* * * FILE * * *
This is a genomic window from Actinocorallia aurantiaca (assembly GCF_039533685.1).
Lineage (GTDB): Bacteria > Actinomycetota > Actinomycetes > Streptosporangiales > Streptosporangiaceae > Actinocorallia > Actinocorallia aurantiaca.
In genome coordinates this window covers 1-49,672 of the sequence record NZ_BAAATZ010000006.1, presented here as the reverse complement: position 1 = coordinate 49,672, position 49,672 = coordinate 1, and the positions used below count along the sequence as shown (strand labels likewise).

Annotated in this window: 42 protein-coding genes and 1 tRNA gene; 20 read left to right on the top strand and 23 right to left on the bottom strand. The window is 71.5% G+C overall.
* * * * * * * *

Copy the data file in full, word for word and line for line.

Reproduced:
This is a genomic window from Actinocorallia aurantiaca (assembly GCF_039533685.1).
Lineage (GTDB): Bacteria > Actinomycetota > Actinomycetes > Streptosporangiales > Streptosporangiaceae > Actinocorallia > Actinocorallia aurantiaca.
In genome coordinates this window covers 1-49,672 of the sequence record NZ_BAAATZ010000006.1, presented here as the reverse complement: position 1 = coordinate 49,672, position 49,672 = coordinate 1, and the positions used below count along the sequence as shown (strand labels likewise).

Annotated in this window: 42 protein-coding genes and 1 tRNA gene; 20 read left to right on the top strand and 23 right to left on the bottom strand. The window is 71.5% G+C overall.